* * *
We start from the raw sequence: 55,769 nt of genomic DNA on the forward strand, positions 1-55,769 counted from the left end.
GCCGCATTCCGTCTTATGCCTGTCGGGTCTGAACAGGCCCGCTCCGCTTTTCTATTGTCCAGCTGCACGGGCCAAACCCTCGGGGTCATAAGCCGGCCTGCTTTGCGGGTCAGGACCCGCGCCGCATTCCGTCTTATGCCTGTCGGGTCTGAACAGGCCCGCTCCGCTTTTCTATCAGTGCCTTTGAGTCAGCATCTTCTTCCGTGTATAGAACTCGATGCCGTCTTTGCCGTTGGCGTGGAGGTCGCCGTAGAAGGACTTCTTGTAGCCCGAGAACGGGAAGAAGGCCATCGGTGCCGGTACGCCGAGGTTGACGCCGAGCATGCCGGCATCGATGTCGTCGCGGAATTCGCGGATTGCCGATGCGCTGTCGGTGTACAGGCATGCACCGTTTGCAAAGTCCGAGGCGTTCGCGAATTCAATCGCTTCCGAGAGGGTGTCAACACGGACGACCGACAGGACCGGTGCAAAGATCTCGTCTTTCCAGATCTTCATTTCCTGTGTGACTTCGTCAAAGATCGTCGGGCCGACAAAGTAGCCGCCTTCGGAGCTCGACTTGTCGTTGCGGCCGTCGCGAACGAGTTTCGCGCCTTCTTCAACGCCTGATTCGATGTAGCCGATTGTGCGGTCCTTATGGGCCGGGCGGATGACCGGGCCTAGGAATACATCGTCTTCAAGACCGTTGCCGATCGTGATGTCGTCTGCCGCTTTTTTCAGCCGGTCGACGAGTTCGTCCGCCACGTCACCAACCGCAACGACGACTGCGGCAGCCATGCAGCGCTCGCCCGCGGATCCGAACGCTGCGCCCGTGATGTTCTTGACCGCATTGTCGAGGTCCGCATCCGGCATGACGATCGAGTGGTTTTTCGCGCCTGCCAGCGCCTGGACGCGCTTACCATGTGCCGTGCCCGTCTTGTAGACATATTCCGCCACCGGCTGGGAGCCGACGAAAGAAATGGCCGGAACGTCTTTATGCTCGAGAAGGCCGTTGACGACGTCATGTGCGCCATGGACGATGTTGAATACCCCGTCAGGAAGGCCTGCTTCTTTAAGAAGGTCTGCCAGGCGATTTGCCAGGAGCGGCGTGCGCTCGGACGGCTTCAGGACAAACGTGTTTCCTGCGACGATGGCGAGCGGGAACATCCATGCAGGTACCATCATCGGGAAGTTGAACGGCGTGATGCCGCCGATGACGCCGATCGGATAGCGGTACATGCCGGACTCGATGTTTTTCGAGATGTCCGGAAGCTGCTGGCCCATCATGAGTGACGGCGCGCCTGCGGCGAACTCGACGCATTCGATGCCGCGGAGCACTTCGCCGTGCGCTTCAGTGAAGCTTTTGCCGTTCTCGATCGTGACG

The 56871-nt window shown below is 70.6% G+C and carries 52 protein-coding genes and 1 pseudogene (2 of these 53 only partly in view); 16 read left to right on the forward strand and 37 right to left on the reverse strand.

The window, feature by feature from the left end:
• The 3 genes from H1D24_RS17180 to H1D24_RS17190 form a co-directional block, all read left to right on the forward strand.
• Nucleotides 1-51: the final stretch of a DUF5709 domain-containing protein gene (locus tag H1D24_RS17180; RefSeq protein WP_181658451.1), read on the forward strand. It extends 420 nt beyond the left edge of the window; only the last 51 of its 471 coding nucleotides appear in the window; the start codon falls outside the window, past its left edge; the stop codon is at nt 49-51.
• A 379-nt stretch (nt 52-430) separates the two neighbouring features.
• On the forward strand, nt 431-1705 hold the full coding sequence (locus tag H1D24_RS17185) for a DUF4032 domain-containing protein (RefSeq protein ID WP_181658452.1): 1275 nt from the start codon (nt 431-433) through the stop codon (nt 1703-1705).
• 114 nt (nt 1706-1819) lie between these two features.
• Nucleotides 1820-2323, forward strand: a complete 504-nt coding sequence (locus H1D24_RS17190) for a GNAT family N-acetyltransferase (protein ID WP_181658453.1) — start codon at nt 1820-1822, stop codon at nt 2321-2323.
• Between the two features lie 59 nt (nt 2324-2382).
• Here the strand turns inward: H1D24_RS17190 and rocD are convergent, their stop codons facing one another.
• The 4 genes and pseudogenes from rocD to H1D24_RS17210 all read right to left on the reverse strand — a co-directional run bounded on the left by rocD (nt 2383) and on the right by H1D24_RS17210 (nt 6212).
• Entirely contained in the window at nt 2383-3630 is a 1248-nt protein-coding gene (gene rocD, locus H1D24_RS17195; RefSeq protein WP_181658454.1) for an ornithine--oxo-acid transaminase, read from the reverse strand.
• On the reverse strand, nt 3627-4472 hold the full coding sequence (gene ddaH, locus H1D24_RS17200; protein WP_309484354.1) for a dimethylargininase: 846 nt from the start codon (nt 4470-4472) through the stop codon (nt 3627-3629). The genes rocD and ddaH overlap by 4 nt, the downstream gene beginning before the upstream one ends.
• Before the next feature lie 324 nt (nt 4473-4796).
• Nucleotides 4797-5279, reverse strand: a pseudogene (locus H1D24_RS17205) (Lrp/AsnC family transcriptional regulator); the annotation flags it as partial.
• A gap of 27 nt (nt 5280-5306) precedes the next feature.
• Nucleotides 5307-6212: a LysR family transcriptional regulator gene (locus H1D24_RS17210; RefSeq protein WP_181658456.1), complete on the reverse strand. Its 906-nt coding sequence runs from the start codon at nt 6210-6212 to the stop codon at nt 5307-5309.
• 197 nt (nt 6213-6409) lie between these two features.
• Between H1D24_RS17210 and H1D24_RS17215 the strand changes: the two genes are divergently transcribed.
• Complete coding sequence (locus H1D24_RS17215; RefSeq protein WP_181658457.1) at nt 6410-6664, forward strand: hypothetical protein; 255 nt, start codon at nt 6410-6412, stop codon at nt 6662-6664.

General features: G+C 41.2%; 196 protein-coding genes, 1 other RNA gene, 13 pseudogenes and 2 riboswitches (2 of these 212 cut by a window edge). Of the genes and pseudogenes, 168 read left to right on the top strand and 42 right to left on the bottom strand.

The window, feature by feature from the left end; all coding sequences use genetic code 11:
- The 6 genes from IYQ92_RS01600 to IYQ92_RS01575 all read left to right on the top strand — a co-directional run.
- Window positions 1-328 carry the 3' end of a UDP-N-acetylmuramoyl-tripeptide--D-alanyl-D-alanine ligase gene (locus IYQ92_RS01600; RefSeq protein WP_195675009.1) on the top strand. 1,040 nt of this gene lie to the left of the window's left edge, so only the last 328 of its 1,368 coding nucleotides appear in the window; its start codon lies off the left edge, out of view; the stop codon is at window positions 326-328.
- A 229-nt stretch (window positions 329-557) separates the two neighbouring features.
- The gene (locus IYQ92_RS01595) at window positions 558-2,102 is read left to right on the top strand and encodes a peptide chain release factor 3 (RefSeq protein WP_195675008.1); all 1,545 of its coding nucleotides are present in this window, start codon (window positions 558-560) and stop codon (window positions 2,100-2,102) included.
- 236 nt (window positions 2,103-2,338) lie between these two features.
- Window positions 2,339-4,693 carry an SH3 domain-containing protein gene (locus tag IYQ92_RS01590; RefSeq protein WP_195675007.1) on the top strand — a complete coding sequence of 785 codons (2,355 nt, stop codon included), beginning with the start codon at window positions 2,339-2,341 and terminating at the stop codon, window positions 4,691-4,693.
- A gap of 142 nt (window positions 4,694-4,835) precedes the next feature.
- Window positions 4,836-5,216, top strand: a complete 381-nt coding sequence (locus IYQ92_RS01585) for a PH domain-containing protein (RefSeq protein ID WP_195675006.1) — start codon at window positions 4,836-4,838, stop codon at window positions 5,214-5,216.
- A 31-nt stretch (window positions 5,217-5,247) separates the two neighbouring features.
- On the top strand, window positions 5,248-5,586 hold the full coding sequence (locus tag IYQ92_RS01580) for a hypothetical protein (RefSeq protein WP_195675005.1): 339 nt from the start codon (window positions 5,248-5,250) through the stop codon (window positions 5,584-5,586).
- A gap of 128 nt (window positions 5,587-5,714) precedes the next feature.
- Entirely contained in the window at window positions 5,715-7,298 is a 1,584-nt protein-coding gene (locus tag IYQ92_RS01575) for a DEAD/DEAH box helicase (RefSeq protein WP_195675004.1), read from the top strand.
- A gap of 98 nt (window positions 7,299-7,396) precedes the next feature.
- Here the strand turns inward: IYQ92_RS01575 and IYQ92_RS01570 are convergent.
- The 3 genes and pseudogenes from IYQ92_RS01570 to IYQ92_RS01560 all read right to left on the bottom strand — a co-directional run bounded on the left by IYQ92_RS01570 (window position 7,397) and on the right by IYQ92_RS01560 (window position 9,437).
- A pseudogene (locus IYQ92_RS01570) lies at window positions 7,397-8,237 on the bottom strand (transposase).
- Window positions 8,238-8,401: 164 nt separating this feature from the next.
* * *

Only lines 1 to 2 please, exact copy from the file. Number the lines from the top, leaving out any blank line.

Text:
We start from the raw sequence: 55,769 nt of genomic DNA on the forward strand, positions 1-55,769 counted from the left end.
GCCGCATTCCGTCTTATGCCTGTCGGGTCTGAACAGGCCCGCTCCGCTTTTCTATTGTCCAGCTGCACGGGCCAAACCCTCGGGGTCATAAGCCGGCCTGCTTTGCGGGTCAGGACCCGCGCCGCATTCCGTCTTATGCCTGTCGGGTCTGAACAGGCCCGCTCCGCTTTTCTATCAGTGCCTTTGAGTCAGCATCTTCTTCCGTGTATAGAACTCGATGCCGTCTTTGCCGTTGGCGTGGAGGTCGCCGTAGAAGGACTTCTTGTAGCCCGAGAACGGGAAGAAGGCCATCGGTGCCGGTACGCCGAGGTTGACGCCGAGCATGCCGGCATCGATGTCGTCGCGGAATTCGCGGATTGCCGATGCGCTGTCGGTGTACAGGCATGCACCGTTTGCAAAGTCCGAGGCGTTCGCGAATTCAATCGCTTCCGAGAGGGTGTCAACACGGACGACCGACAGGACCGGTGCAAAGATCTCGTCTTTCCAGATCTTCATTTCCTGTGTGACTTCGTCAAAGATCGTCGGGCCGACAAAGTAGCCGCCTTCGGAGCTCGACTTGTCGTTGCGGCCGTCGCGAACGAGTTTCGCGCCTTCTTCAACGCCTGATTCGATGTAGCCGATTGTGCGGTCCTTATGGGCCGGGCGGATGACCGGGCCTAGGAATACATCGTCTTCAAGACCGTTGCCGATCGTGATGTCGTCTGCCGCTTTTTTCAGCCGGTCGACGAGTTCGTCCGCCACGTCACCAACCGCAACGACGACTGCGGCAGCCATGCAGCGCTCGCCCGCGGATCCGAACGCTGCGCCCGTGATGTTCTTGACCGCATTGTCGAGGTCCGCATCCGGCATGACGATCGAGTGGTTTTTCGCGCCTGCCAGCGCCTGGACGCGCTTACCATGTGCCGTGCCCGTCTTGTAGACATATTCCGCCACCGGCTGGGAGCCGACGAAAGAAATGGCCGGAACGTCTTTATGCTCGAGAAGGCCGTTGACGACGTCATGTGCGCCATGGACGATGTTGAATACCCCGTCAGGAAGGCCTGCTTCTTTAAGAAGGTCTGCCAGGCGATTTGCCAGGAGCGGCGTGCGCTCGGACGGCTTCAGGACAAACGTGTTTCCTGCGACGATGGCGAGCGGGAACATCCATGCAGGTACCATCATCGGGAAGTTGAACGGCGTGATGCCGCCGATGACGCCGATCGGATAGCGGTACATGCCGGACTCGATGTTTTTCGAGATGTCCGGAAGCTGCTGGCCCATCATGAGTGACGGCGCGCCTGCGGCGAACTCGACGCATTCGATGCCGCGGAGCACTTCGCCGTGCGCTTCAGTGAAGCTTTTGCCGTTCTCGATCGTGACG